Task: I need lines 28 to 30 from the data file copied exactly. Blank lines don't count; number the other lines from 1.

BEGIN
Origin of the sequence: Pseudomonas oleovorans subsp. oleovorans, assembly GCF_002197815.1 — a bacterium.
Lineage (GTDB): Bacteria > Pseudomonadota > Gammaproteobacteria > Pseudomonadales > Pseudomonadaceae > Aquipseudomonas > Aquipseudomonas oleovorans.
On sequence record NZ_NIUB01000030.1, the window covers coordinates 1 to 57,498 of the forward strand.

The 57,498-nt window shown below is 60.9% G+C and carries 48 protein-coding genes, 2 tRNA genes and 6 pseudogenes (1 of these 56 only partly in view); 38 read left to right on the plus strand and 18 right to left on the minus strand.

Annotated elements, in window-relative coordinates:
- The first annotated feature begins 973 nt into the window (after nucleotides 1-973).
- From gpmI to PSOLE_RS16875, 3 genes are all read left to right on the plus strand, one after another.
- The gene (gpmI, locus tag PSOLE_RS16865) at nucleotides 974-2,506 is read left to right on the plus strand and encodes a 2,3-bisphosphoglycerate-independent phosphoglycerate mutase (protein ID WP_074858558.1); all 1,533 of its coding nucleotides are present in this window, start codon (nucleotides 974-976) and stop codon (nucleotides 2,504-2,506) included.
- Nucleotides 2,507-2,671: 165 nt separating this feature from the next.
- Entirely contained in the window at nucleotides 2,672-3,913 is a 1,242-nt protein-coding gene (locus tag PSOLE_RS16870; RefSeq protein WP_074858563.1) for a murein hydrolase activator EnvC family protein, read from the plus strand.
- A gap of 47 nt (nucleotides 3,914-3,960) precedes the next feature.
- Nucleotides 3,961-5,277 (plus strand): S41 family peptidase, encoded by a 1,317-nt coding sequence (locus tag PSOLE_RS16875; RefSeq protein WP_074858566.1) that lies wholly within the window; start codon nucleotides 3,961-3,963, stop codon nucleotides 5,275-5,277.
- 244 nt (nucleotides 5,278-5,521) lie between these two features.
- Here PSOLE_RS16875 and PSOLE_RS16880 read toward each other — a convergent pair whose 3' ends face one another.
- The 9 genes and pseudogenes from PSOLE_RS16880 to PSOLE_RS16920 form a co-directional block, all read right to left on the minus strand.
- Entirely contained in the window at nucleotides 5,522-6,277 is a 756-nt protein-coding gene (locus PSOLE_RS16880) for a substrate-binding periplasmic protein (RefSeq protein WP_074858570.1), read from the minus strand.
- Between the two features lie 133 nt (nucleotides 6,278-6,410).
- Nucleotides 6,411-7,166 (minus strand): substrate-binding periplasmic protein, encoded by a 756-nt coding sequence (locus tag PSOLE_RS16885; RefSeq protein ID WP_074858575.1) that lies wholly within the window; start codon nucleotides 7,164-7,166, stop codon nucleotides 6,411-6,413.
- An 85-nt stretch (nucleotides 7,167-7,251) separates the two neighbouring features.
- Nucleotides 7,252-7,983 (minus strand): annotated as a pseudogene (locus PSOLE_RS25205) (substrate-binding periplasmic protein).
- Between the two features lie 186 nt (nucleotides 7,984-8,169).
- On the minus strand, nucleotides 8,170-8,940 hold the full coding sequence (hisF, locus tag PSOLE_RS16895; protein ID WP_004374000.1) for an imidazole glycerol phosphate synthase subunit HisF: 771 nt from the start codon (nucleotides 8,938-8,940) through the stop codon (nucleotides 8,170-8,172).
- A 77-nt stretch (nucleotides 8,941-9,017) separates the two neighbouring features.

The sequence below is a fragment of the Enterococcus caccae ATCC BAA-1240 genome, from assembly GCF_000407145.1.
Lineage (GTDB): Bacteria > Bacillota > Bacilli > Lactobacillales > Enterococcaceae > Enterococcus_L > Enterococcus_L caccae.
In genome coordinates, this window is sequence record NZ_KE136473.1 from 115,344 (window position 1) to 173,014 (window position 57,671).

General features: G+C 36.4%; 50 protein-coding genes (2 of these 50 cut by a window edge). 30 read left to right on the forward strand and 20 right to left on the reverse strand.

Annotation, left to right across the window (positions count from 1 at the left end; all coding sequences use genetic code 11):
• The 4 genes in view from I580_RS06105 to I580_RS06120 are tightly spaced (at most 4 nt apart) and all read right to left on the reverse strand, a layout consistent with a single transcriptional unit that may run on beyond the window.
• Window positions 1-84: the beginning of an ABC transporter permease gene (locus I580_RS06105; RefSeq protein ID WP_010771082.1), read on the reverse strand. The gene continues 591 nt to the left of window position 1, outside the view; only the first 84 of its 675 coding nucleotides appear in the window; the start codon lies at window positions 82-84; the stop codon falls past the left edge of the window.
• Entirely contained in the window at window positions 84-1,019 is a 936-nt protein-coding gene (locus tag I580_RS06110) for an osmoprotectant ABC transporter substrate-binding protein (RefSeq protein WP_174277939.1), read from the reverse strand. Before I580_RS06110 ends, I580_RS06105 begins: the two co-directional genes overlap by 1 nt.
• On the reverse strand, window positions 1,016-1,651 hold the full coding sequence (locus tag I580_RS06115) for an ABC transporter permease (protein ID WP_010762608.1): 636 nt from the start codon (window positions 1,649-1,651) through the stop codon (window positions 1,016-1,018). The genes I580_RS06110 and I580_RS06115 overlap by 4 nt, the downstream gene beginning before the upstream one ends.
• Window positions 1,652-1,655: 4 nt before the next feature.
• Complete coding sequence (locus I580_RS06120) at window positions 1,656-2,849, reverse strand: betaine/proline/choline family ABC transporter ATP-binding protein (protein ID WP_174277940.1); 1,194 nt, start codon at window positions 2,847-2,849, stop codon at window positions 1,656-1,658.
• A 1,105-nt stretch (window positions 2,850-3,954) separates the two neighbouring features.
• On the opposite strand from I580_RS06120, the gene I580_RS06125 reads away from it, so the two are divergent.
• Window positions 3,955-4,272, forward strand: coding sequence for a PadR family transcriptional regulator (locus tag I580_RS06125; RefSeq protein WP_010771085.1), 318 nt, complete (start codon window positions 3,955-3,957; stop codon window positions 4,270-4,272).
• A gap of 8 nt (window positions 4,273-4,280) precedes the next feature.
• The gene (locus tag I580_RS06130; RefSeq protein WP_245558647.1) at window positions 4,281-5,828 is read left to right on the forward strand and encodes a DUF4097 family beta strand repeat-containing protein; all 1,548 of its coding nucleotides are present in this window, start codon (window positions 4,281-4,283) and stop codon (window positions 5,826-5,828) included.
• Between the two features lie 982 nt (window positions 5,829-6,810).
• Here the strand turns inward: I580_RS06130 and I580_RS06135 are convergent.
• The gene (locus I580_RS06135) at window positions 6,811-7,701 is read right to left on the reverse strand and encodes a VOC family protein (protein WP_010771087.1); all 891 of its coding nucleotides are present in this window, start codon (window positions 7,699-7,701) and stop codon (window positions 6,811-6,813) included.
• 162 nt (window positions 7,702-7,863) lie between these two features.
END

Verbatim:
Annotation, left to right across the window (positions count from 1 at the left end; all coding sequences use genetic code 11):
• The 4 genes in view from I580_RS06105 to I580_RS06120 are tightly spaced (at most 4 nt apart) and all read right to left on the reverse strand, a layout consistent with a single transcriptional unit that may run on beyond the window.
• Window positions 1-84: the beginning of an ABC transporter permease gene (locus I580_RS06105; RefSeq protein ID WP_010771082.1), read on the reverse strand. The gene continues 591 nt to the left of window position 1, outside the view; only the first 84 of its 675 coding nucleotides appear in the window; the start codon lies at window positions 82-84; the stop codon falls past the left edge of the window.